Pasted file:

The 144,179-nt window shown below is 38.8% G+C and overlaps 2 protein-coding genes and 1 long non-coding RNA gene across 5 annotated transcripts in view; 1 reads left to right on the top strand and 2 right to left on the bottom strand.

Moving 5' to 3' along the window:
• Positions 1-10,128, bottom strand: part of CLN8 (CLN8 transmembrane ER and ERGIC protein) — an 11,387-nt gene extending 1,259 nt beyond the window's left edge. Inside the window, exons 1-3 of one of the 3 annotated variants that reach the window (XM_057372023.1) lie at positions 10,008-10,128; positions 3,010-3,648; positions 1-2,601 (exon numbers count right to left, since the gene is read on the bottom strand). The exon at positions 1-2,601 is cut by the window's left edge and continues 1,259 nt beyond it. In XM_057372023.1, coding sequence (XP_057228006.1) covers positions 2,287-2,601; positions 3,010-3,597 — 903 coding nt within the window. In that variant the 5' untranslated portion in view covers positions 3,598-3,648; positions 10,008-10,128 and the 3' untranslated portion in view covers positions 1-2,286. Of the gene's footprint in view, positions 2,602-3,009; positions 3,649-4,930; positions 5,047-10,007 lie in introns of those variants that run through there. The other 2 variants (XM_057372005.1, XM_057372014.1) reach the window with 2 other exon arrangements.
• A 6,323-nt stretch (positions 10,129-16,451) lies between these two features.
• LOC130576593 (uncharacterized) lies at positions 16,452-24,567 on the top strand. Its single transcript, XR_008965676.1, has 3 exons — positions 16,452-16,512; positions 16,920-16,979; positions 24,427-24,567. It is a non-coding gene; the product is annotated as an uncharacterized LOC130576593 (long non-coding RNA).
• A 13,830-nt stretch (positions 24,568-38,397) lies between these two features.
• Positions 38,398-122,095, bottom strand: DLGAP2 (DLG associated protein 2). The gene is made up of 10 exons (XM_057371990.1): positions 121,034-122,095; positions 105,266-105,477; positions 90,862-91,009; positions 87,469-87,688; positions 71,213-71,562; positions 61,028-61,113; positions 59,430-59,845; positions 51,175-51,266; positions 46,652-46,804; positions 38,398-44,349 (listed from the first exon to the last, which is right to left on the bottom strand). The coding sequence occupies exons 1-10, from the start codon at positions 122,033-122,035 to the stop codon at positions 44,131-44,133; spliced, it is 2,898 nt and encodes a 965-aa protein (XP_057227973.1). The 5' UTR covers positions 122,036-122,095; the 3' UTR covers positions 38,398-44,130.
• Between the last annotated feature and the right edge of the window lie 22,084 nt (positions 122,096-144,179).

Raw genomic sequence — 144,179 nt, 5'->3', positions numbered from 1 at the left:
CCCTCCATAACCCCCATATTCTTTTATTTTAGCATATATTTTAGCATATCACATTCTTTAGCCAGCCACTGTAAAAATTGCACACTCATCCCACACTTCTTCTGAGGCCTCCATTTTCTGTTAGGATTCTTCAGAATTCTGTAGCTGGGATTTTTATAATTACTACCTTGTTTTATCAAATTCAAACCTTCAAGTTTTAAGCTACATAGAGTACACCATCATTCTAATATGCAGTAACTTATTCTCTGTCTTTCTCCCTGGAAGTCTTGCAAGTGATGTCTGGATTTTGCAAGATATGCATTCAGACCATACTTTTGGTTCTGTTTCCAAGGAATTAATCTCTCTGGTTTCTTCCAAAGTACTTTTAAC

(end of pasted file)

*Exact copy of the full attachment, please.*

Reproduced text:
The 144,179-nt window shown below is 38.8% G+C and overlaps 2 protein-coding genes and 1 long non-coding RNA gene across 5 annotated transcripts in view; 1 reads left to right on the top strand and 2 right to left on the bottom strand.

Moving 5' to 3' along the window:
• Positions 1-10,128, bottom strand: part of CLN8 (CLN8 transmembrane ER and ERGIC protein) — an 11,387-nt gene extending 1,259 nt beyond the window's left edge. Inside the window, exons 1-3 of one of the 3 annotated variants that reach the window (XM_057372023.1) lie at positions 10,008-10,128; positions 3,010-3,648; positions 1-2,601 (exon numbers count right to left, since the gene is read on the bottom strand). The exon at positions 1-2,601 is cut by the window's left edge and continues 1,259 nt beyond it. In XM_057372023.1, coding sequence (XP_057228006.1) covers positions 2,287-2,601; positions 3,010-3,597 — 903 coding nt within the window. In that variant the 5' untranslated portion in view covers positions 3,598-3,648; positions 10,008-10,128 and the 3' untranslated portion in view covers positions 1-2,286. Of the gene's footprint in view, positions 2,602-3,009; positions 3,649-4,930; positions 5,047-10,007 lie in introns of those variants that run through there. The other 2 variants (XM_057372005.1, XM_057372014.1) reach the window with 2 other exon arrangements.
• A 6,323-nt stretch (positions 10,129-16,451) lies between these two features.
• LOC130576593 (uncharacterized) lies at positions 16,452-24,567 on the top strand. Its single transcript, XR_008965676.1, has 3 exons — positions 16,452-16,512; positions 16,920-16,979; positions 24,427-24,567. It is a non-coding gene; the product is annotated as an uncharacterized LOC130576593 (long non-coding RNA).
• A 13,830-nt stretch (positions 24,568-38,397) lies between these two features.
• Positions 38,398-122,095, bottom strand: DLGAP2 (DLG associated protein 2). The gene is made up of 10 exons (XM_057371990.1): positions 121,034-122,095; positions 105,266-105,477; positions 90,862-91,009; positions 87,469-87,688; positions 71,213-71,562; positions 61,028-61,113; positions 59,430-59,845; positions 51,175-51,266; positions 46,652-46,804; positions 38,398-44,349 (listed from the first exon to the last, which is right to left on the bottom strand). The coding sequence occupies exons 1-10, from the start codon at positions 122,033-122,035 to the stop codon at positions 44,131-44,133; spliced, it is 2,898 nt and encodes a 965-aa protein (XP_057227973.1). The 5' UTR covers positions 122,036-122,095; the 3' UTR covers positions 38,398-44,130.
• Between the last annotated feature and the right edge of the window lie 22,084 nt (positions 122,096-144,179).

Raw genomic sequence — 144,179 nt, 5'->3', positions numbered from 1 at the left:
CCCTCCATAACCCCCATATTCTTTTATTTTAGCATATATTTTAGCATATCACATTCTTTAGCCAGCCACTGTAAAAATTGCACACTCATCCCACACTTCTTCTGAGGCCTCCATTTTCTGTTAGGATTCTTCAGAATTCTGTAGCTGGGATTTTTATAATTACTACCTTGTTTTATCAAATTCAAACCTTCAAGTTTTAAGCTACATAGAGTACACCATCATTCTAATATGCAGTAACTTATTCTCTGTCTTTCTCCCTGGAAGTCTTGCAAGTGATGTCTGGATTTTGCAAGATATGCATTCAGACCATACTTTTGGTTCTGTTTCCAAGGAATTAATCTCTCTGGTTTCTTCCAAAGTACTTTTAAC